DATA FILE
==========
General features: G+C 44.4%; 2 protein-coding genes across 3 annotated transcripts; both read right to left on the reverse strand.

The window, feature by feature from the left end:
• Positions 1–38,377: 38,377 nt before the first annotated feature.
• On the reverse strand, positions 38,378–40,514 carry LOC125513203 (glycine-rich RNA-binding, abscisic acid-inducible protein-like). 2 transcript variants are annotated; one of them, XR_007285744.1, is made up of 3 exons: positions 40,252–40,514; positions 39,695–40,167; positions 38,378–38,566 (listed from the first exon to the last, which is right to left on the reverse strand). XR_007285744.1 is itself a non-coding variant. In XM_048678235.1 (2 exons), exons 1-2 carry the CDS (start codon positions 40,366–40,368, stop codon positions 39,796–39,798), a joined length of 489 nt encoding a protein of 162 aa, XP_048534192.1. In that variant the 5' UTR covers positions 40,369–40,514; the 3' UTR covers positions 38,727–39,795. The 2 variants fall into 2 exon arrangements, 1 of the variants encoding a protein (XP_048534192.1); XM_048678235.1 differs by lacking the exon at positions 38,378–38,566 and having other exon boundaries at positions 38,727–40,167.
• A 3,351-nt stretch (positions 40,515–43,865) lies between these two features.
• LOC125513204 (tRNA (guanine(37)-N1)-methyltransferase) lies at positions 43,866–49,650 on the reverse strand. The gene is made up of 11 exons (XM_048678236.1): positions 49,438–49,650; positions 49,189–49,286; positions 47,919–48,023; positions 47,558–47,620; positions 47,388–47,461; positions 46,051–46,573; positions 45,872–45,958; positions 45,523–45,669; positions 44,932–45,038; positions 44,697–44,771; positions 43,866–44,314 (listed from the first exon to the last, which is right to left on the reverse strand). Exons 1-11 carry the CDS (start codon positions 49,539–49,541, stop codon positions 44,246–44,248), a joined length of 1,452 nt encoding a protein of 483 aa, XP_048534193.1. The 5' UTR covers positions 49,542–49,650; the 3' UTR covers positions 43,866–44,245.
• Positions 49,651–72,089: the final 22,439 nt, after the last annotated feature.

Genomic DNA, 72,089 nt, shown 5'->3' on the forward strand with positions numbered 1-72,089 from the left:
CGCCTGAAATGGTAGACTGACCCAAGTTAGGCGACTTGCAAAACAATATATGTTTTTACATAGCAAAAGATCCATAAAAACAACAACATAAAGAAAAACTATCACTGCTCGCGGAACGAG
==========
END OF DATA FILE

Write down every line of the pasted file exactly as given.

General features: G+C 44.4%; 2 protein-coding genes across 3 annotated transcripts; both read right to left on the reverse strand.

The window, feature by feature from the left end:
• Positions 1–38,377: 38,377 nt before the first annotated feature.
• On the reverse strand, positions 38,378–40,514 carry LOC125513203 (glycine-rich RNA-binding, abscisic acid-inducible protein-like). 2 transcript variants are annotated; one of them, XR_007285744.1, is made up of 3 exons: positions 40,252–40,514; positions 39,695–40,167; positions 38,378–38,566 (listed from the first exon to the last, which is right to left on the reverse strand). XR_007285744.1 is itself a non-coding variant. In XM_048678235.1 (2 exons), exons 1-2 carry the CDS (start codon positions 40,366–40,368, stop codon positions 39,796–39,798), a joined length of 489 nt encoding a protein of 162 aa, XP_048534192.1. In that variant the 5' UTR covers positions 40,369–40,514; the 3' UTR covers positions 38,727–39,795. The 2 variants fall into 2 exon arrangements, 1 of the variants encoding a protein (XP_048534192.1); XM_048678235.1 differs by lacking the exon at positions 38,378–38,566 and having other exon boundaries at positions 38,727–40,167.
• A 3,351-nt stretch (positions 40,515–43,865) lies between these two features.
• LOC125513204 (tRNA (guanine(37)-N1)-methyltransferase) lies at positions 43,866–49,650 on the reverse strand. The gene is made up of 11 exons (XM_048678236.1): positions 49,438–49,650; positions 49,189–49,286; positions 47,919–48,023; positions 47,558–47,620; positions 47,388–47,461; positions 46,051–46,573; positions 45,872–45,958; positions 45,523–45,669; positions 44,932–45,038; positions 44,697–44,771; positions 43,866–44,314 (listed from the first exon to the last, which is right to left on the reverse strand). Exons 1-11 carry the CDS (start codon positions 49,539–49,541, stop codon positions 44,246–44,248), a joined length of 1,452 nt encoding a protein of 483 aa, XP_048534193.1. The 5' UTR covers positions 49,542–49,650; the 3' UTR covers positions 43,866–44,245.
• Positions 49,651–72,089: the final 22,439 nt, after the last annotated feature.

Genomic DNA, 72,089 nt, shown 5'->3' on the forward strand with positions numbered 1-72,089 from the left:
CGCCTGAAATGGTAGACTGACCCAAGTTAGGCGACTTGCAAAACAATATATGTTTTTACATAGCAAAAGATCCATAAAAACAACAACATAAAGAAAAACTATCACTGCTCGCGGAACGAG